Chapter 11 is taken up with a great list of heroes of faith from the Old Testament – one after another commended for the faith that they showed. The writer seems (in a way the force of which I hadn’t really noticed before) to be building up the contours of the picture of these great forerunners living and dying still looking forward to what would be fulfilled in Jesus.
All of these died in faith without having received the promises, but from a distance they saw and greeted them. (11:13)
Yet all these, though they were commended for their faith, did not receive what was promised, since God had provided something better so that they would not, apart from us, be made perfect. (11:39-40)
Faith is presented as a source of guidance and confidence in life which goes beyond sight and experience alone. I remember a sermon many years ago where the preacher pointed out that in the Biblical picture, it’s not that we walk by faith when sight fails, but that we walk by faith first, falling back on sight where we have to. In Hebrews, faith is here seen as the quality which makes it possible for us to obey and honour God even when we know that we’re still awaiting the fulfilment of his promises; even when we can’t see the evidence that he is with us.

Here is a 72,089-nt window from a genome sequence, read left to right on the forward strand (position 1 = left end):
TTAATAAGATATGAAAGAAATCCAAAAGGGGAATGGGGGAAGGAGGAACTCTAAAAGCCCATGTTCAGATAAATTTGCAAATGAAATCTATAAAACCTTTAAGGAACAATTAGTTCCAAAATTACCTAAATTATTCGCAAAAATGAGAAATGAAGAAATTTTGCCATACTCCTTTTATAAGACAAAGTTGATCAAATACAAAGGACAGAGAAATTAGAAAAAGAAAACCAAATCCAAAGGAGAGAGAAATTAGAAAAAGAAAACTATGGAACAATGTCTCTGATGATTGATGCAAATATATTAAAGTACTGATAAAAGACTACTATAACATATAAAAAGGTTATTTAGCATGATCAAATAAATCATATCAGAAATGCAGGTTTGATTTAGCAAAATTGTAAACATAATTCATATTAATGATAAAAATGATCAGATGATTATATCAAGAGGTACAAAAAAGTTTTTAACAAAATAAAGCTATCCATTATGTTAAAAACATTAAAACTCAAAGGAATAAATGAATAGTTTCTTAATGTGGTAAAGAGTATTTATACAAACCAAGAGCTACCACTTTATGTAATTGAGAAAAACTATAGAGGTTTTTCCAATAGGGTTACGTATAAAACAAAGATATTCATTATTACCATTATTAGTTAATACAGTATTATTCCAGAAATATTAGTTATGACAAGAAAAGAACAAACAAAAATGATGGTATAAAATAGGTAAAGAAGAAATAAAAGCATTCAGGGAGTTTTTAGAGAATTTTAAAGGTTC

Chapter 11 brings together the writer’s sweep of ‘greater in Christ’ themes. Because Christ has died once for all, and now stands as the perfect High Priest, we can see what Abraham, Moses and the others only greeted from a distance – the fulfilment of God’s promises.
So where does that leave our need for faith? In most of the biblical authors, there’s a strong sense of waiting for the fulfilment of God’s kingdom at some time yet to come. In Hebrews, the stronger theme is not so much ‘now and still to come’ as ‘here below and there above’ – with the sense of a perfect heavenly reality already overlapping this one.
But there is still the ‘now and still to come’ here. I love the call in 10:24-25,
Let us consider how to provoke one another to love and good deeds, not neglecting to meet together, as is the habit of some, but encouraging one another, and all the more as you see the Day approaching.
There’s something wonderful about the idea that the church should be meeting to provoke one another to love and good deeds – to keep us from getting too comfortable just because Jesus has completed the work of our salvation! Alone we won’t push ourselves – but how much do we really live up to this when we do meet? How would our worship and meetings be different if we lived as though we really knew that Jesus was about to come back, and that he was counting on us to be doing good together in the mean time? After all,
In a very little while, the one who is coming will come and will not delay; but my righteous one will live by faith. (10:37-38)
We have seen more than Abraham, Moses, Elijah and the others listed. We have more grounds for confident faith. Do we live up to that in our actions?